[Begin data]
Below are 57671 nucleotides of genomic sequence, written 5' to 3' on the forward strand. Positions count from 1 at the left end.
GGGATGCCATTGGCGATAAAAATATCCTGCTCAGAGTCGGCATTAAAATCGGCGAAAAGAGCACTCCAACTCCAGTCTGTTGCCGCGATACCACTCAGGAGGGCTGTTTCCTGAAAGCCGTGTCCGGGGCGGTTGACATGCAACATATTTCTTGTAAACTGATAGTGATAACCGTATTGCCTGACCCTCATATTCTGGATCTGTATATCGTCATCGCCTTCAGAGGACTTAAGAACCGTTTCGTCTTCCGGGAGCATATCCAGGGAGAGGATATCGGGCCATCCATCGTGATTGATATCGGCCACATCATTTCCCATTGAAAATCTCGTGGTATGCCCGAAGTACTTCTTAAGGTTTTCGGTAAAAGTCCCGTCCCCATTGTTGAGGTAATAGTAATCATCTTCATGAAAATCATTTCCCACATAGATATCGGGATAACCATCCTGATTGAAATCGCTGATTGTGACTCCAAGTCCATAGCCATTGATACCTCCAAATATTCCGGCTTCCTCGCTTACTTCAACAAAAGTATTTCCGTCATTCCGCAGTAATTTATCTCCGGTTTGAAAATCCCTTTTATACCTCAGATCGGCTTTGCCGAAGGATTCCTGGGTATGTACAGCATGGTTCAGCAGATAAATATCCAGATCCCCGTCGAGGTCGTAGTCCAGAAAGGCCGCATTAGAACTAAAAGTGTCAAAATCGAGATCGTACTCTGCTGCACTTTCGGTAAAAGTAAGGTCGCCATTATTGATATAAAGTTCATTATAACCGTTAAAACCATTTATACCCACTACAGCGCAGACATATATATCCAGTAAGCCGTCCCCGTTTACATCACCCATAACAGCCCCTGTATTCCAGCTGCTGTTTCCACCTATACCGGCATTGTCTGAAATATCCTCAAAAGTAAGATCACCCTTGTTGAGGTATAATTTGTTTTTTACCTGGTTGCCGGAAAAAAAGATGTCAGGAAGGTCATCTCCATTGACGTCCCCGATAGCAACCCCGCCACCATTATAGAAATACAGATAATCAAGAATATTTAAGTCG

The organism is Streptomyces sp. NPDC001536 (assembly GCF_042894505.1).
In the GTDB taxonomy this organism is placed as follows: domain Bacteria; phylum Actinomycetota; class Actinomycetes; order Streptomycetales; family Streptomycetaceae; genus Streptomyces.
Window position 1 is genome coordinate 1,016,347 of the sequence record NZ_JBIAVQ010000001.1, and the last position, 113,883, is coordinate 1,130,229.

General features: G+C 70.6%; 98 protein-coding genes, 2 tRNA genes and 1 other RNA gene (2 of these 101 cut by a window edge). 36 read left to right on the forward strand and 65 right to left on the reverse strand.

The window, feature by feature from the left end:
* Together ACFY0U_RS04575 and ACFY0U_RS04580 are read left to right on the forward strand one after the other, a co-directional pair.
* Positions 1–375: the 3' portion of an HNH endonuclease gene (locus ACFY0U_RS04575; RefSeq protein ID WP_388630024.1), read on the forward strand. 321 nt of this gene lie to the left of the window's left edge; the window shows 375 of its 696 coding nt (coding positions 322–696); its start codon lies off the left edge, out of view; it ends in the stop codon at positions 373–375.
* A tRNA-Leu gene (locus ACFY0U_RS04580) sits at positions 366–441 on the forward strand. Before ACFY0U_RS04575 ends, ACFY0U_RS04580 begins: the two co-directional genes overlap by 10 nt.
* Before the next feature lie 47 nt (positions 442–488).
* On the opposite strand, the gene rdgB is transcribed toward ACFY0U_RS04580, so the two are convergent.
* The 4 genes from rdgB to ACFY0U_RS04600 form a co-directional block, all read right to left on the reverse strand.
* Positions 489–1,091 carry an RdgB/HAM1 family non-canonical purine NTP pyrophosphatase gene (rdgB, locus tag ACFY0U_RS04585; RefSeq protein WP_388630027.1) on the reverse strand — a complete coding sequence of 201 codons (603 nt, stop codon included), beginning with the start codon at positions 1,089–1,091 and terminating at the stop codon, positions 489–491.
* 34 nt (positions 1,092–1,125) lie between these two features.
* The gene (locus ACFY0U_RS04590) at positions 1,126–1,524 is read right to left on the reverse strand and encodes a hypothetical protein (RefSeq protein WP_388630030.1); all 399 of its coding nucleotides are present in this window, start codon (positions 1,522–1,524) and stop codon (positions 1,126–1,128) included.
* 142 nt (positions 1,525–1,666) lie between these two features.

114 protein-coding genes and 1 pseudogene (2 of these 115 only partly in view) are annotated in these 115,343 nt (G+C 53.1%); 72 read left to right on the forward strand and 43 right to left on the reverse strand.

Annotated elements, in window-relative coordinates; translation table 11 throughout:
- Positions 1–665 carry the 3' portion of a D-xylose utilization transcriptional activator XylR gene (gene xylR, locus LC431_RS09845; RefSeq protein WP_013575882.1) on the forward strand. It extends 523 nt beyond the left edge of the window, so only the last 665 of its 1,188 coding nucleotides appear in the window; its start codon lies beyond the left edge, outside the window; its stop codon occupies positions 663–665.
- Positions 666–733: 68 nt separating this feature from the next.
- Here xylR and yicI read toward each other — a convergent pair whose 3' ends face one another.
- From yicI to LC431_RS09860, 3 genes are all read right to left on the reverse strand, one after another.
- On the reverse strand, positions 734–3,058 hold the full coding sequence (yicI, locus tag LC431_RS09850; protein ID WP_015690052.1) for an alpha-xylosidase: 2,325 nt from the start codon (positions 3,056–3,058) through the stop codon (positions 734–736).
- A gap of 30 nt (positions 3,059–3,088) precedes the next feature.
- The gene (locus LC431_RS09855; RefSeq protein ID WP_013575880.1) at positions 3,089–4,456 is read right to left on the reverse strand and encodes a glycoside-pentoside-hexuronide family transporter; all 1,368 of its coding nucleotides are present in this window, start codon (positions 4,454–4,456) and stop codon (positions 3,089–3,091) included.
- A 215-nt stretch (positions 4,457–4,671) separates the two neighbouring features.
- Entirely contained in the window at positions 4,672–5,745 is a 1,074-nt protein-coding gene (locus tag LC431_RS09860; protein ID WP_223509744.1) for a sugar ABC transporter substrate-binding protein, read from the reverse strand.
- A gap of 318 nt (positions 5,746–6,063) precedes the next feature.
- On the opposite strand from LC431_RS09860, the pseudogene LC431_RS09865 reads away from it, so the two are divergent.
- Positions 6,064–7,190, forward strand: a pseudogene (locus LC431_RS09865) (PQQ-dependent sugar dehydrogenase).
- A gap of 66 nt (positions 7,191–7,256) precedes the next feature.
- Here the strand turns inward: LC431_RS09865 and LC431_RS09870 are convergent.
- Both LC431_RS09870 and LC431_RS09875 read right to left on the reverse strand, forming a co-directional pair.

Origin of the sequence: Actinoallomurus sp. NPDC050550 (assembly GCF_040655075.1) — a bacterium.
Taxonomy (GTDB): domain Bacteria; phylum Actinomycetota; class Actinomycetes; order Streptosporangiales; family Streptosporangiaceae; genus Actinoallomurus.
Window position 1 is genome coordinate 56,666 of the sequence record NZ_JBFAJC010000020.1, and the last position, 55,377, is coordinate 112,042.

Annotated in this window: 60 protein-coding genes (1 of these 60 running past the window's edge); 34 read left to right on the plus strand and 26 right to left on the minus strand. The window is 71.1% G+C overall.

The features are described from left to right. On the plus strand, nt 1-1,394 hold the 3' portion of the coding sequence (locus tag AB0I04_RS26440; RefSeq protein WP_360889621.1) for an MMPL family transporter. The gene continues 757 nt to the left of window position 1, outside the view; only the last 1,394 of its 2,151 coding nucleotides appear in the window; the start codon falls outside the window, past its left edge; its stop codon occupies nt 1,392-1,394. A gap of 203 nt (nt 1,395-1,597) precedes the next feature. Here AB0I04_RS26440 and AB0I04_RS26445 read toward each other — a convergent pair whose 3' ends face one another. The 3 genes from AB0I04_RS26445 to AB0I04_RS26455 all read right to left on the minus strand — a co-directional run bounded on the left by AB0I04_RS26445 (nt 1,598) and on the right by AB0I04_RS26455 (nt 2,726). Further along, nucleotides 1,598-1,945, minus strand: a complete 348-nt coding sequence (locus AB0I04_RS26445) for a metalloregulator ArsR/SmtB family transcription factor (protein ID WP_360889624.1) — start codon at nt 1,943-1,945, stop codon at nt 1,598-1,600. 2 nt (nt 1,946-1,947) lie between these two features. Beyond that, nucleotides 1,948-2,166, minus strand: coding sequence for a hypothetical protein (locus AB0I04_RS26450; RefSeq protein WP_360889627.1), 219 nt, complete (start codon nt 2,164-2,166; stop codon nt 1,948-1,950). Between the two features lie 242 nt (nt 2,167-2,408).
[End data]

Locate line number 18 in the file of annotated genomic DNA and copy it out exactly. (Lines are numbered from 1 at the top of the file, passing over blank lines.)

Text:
114 protein-coding genes and 1 pseudogene (2 of these 115 only partly in view) are annotated in these 115,343 nt (G+C 53.1%); 72 read left to right on the forward strand and 43 right to left on the reverse strand.